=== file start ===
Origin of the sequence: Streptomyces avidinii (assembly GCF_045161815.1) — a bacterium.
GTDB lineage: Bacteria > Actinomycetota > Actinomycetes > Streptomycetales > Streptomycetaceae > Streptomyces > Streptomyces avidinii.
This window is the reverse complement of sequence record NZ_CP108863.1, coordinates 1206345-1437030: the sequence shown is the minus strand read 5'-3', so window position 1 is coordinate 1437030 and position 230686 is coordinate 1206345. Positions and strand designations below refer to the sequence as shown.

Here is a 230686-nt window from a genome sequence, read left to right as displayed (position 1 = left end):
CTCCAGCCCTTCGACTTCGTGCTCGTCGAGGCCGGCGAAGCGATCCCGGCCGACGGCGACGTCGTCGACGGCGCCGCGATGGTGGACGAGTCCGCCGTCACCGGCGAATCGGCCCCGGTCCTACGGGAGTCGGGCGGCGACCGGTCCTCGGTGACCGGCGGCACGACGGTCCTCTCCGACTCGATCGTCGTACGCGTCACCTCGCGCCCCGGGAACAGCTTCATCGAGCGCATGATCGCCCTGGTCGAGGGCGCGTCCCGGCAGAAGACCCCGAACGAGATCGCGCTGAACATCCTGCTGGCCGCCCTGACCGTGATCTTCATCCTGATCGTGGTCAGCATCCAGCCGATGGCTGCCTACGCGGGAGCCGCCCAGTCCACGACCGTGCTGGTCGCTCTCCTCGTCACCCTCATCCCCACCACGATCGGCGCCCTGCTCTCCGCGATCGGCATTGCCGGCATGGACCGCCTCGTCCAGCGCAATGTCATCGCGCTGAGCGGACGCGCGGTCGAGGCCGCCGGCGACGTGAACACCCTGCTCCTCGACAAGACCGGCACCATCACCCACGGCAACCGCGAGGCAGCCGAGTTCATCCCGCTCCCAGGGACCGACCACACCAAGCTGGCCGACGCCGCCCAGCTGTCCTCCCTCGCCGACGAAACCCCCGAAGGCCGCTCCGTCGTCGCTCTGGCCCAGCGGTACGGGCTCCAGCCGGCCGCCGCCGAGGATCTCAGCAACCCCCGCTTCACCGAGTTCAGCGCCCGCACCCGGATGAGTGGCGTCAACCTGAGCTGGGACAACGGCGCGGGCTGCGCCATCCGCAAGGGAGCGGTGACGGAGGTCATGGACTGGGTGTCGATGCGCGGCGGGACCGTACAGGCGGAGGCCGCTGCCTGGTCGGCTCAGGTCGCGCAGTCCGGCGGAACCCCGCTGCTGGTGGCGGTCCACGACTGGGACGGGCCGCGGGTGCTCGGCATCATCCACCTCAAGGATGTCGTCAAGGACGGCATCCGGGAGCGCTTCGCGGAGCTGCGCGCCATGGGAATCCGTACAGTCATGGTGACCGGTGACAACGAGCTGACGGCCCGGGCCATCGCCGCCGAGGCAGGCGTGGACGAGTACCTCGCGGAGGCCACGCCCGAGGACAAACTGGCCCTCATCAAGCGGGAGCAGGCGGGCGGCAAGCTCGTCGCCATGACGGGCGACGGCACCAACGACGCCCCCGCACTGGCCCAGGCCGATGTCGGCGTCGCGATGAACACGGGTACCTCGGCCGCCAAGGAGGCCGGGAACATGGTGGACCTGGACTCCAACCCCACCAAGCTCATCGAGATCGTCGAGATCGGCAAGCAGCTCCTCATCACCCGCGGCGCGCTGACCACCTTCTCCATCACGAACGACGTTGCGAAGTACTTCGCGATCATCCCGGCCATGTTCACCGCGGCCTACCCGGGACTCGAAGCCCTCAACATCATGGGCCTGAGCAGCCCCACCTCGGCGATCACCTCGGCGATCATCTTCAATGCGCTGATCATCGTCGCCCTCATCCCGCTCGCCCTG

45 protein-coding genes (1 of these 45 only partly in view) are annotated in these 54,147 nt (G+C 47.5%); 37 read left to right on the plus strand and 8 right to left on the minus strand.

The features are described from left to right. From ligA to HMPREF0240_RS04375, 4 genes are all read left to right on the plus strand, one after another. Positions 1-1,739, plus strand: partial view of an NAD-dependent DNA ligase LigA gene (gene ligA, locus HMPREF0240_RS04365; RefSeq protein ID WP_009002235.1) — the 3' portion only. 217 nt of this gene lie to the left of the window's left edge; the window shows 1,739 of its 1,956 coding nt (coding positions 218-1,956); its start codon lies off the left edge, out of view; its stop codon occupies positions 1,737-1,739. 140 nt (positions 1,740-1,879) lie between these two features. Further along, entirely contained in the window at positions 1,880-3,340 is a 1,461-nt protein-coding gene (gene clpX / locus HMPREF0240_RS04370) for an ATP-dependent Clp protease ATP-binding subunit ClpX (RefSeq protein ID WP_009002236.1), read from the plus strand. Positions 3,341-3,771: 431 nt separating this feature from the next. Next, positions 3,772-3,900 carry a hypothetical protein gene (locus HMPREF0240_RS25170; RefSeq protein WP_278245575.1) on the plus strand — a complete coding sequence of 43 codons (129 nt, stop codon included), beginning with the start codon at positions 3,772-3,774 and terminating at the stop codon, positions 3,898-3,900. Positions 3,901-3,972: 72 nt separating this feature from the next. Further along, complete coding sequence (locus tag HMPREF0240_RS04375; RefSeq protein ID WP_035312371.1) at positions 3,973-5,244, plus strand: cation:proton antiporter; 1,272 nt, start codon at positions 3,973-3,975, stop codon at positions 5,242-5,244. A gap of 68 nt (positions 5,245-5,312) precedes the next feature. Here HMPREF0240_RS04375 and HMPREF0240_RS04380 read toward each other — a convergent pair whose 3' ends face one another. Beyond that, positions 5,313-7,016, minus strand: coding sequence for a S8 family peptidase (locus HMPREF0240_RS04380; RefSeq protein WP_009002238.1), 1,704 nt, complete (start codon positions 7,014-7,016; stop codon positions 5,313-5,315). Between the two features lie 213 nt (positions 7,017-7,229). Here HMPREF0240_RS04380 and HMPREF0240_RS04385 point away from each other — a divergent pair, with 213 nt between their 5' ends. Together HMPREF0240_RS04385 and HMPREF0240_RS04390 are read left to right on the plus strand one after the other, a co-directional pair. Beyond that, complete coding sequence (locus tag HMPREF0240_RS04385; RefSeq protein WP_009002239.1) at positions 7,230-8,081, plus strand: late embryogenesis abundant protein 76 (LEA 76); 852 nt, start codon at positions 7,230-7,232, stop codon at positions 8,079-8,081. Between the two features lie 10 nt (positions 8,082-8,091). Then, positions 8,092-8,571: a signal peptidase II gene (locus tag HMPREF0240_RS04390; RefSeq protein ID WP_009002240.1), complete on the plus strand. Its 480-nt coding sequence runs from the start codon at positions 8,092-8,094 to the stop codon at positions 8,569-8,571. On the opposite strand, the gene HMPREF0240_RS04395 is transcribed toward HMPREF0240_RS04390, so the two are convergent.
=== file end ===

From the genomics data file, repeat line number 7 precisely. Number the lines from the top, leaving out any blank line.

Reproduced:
The features are described from left to right. From ligA to HMPREF0240_RS04375, 4 genes are all read left to right on the plus strand, one after another. Positions 1-1,739, plus strand: partial view of an NAD-dependent DNA ligase LigA gene (gene ligA, locus HMPREF0240_RS04365; RefSeq protein ID WP_009002235.1) — the 3' portion only. 217 nt of this gene lie to the left of the window's left edge; the window shows 1,739 of its 1,956 coding nt (coding positions 218-1,956); its start codon lies off the left edge, out of view; its stop codon occupies positions 1,737-1,739. 140 nt (positions 1,740-1,879) lie between these two features. Further along, entirely contained in the window at positions 1,880-3,340 is a 1,461-nt protein-coding gene (gene clpX / locus HMPREF0240_RS04370) for an ATP-dependent Clp protease ATP-binding subunit ClpX (RefSeq protein ID WP_009002236.1), read from the plus strand. Positions 3,341-3,771: 431 nt separating this feature from the next. Next, positions 3,772-3,900 carry a hypothetical protein gene (locus HMPREF0240_RS25170; RefSeq protein WP_278245575.1) on the plus strand — a complete coding sequence of 43 codons (129 nt, stop codon included), beginning with the start codon at positions 3,772-3,774 and terminating at the stop codon, positions 3,898-3,900. Positions 3,901-3,972: 72 nt separating this feature from the next. Further along, complete coding sequence (locus tag HMPREF0240_RS04375; RefSeq protein ID WP_035312371.1) at positions 3,973-5,244, plus strand: cation:proton antiporter; 1,272 nt, start codon at positions 3,973-3,975, stop codon at positions 5,242-5,244. A gap of 68 nt (positions 5,245-5,312) precedes the next feature. Here HMPREF0240_RS04375 and HMPREF0240_RS04380 read toward each other — a convergent pair whose 3' ends face one another. Beyond that, positions 5,313-7,016, minus strand: coding sequence for a S8 family peptidase (locus HMPREF0240_RS04380; RefSeq protein WP_009002238.1), 1,704 nt, complete (start codon positions 7,014-7,016; stop codon positions 5,313-5,315). Between the two features lie 213 nt (positions 7,017-7,229). Here HMPREF0240_RS04380 and HMPREF0240_RS04385 point away from each other — a divergent pair, with 213 nt between their 5' ends. Together HMPREF0240_RS04385 and HMPREF0240_RS04390 are read left to right on the plus strand one after the other, a co-directional pair. Beyond that, complete coding sequence (locus tag HMPREF0240_RS04385; RefSeq protein WP_009002239.1) at positions 7,230-8,081, plus strand: late embryogenesis abundant protein 76 (LEA 76); 852 nt, start codon at positions 7,230-7,232, stop codon at positions 8,079-8,081. Between the two features lie 10 nt (positions 8,082-8,091). Then, positions 8,092-8,571: a signal peptidase II gene (locus tag HMPREF0240_RS04390; RefSeq protein ID WP_009002240.1), complete on the plus strand. Its 480-nt coding sequence runs from the start codon at positions 8,092-8,094 to the stop codon at positions 8,569-8,571. On the opposite strand, the gene HMPREF0240_RS04395 is transcribed toward HMPREF0240_RS04390, so the two are convergent.